The quick answer: To improve health and happiness, write a weekly menu and shopping list.
I’ve Never Been Happier
Two women, friends who had not seen each other for many years, sat down to a leisurely breakfast at a lovely restaurant overlooking the ocean. It was a warm, sunny Saturday morning. They admired the view, talked about the happenings in their separate lives, and caught up on shared friends. I came late to the meal—was really only there to pick up the bill. As they said their good-byes, the older lady said something I won’t soon forget: “I’ve never been happier in my life than I am now.”
Why is her statement so memorable? She is dying—painfully—of cancer.
She had previously sold the home where she and her deceased, husband reared their children, packed what she could fit into a few suitcases, and come to live by the beach. Her apartment is small and simply furnished, plain enough to suit Thoreau, though it does have a lovely view of Catalina Island. Her plan, it seems to me, is to sit by the sea in the warmth of the sun, compose music (her avocation), and await her passing.
So I’ve thought about her words, and how we can find joy through living in harmony with our truest values. There's a hint here, I think, about changes all of us might consider. It requires that we listen more to the voices within.
The Voices Without
Food Inc. spends over $30 billions annually to get us to buy their food-like concoctions. Why do they spend so much? Because it works. Humans, the researchers say, fuss over the infrequent decisions in their lives, like what car to buy. But we tend to outsource the simple, daily decisions, like what to eat, to the culture around us. We just find it easier to go with the flow.
A century ago, in 1911, a food that people had used forever, lard, was driven from the market by a massive well-organized advertising campaign. The campaign promoted Crisco as the modern replacement and suggested that those who resisted weren’t “progressive.” It was a very successful campaign. Crisco turned out to be a terrible mistake, but it would take a century to assemble the proof and convince the public.
Food companies didn’t miss the lesson of Crisco's market launch: You could sell almost anything with a skillfully done advertising campaign. This seems arrogant, but we know from sad experience that it works. Imitation food products continued to replace traditional foods all through the 20th century. Clever advertising created a new food culture: the modern American diet (MAD).
One purpose of our 52 Healthy Changes is to restore real food to the American dietary. We must tune out the siren song from the billions spent on advertising and quietly rediscover olden ways. To regain conscious control of our daily food decisions we turn to the simplest of tools—the weekly menu.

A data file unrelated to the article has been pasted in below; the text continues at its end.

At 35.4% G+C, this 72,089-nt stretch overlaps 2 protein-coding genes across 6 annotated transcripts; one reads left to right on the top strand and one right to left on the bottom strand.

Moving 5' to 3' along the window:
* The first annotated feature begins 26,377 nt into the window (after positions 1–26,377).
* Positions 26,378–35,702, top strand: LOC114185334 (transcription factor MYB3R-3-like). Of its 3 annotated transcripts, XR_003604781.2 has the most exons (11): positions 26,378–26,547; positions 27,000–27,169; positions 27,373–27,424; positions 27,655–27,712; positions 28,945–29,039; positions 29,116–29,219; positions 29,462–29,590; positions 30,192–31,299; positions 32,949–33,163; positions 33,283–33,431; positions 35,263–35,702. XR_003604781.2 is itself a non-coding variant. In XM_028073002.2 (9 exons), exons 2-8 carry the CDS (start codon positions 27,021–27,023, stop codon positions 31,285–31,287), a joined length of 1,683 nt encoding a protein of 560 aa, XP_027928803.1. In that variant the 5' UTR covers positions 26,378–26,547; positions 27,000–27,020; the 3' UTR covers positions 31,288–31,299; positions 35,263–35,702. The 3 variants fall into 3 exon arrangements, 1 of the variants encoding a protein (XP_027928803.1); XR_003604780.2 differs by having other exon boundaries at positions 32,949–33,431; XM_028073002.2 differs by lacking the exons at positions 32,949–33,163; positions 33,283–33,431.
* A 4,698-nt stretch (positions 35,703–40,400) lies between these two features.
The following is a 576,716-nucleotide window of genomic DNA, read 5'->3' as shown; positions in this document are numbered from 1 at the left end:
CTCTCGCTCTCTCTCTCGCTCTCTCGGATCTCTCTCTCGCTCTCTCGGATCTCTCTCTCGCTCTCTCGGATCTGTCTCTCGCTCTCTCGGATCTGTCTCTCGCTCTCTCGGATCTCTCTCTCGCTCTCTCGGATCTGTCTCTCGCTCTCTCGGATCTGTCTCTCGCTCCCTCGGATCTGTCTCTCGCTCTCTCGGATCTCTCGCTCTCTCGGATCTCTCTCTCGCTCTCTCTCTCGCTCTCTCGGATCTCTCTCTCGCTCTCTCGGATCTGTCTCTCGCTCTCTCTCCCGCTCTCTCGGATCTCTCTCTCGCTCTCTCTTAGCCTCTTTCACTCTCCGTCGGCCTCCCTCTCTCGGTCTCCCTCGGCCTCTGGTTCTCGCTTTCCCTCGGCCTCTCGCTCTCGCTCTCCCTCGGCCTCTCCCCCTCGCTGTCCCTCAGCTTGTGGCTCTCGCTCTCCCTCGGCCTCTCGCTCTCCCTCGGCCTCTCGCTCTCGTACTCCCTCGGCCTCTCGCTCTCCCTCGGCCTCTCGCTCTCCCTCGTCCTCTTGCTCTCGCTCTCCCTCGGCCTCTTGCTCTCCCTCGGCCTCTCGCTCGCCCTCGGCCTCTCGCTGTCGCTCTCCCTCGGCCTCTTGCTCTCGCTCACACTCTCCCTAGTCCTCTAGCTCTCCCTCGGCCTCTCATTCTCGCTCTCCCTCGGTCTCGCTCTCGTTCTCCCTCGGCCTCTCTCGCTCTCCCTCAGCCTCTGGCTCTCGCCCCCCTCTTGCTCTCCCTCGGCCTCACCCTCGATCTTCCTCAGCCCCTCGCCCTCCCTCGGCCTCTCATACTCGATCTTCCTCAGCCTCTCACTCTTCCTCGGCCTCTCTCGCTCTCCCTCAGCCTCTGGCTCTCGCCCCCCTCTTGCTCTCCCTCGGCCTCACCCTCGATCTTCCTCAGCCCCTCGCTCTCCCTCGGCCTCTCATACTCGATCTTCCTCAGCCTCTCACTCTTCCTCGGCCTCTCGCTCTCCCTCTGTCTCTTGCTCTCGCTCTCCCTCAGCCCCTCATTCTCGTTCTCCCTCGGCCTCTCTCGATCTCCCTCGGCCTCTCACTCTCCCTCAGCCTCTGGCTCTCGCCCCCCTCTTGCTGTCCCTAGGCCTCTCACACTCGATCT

Few people write regular menus. A basic menu, covering four or five dinners, plus, perhaps, Sunday supper will simplify your life. The few minutes it takes to write a weekly menu will free you from the frantic scramble to come up with something for dinner. If you use a menu, you’ll throw out less spoiled food. If you make a shopping list part of your menu plan, you’ll reduce shopping trips, saving time and money. If you save old menus and organize them in a binder by season, your life will be even simpler next year.
The popular blog Inchmark is written by our daughter Brooke. Brooke wrote a great post on grocery lists and provided an editable menu planner and grocery list.
Five Steps for Menu Writing
Here are five steps that work for us in menu planning:
- Set aside a regular time for menu writing. Consult the family the night before to get their requests. Involving them in planning builds family support for the outcome.
- Check your inventory. We look in the refrigerator for food that might spoil, in the freezer to see what needs turnover, and in the pantry for ideas.
- Write down your meal ideas with links to recipes.
- Review the menu for needed ingredients and write a shopping list. In our best weeks, using a menu-driven shopping list, we only need to shop twice.
- Share the menu with the family and save it in a binder. Keep a blank menu in the binder as a place to collect ideas for next week.
In the first two weeks the Healthy Changes were aimed at reducing sugar intake and eliminating hydrogenated trans fats. This week’s Healthy Change is designed to protect you from impulse buying and the hassle of last minute shopping.
Please comment: How do you write healthy menus and simply grocery shopping?
Need a reminder? Download our Healthy Change reminder card. Print and fold, then place in your kitchen or on your bathroom mirror to help you remember the Healthy Change of the week.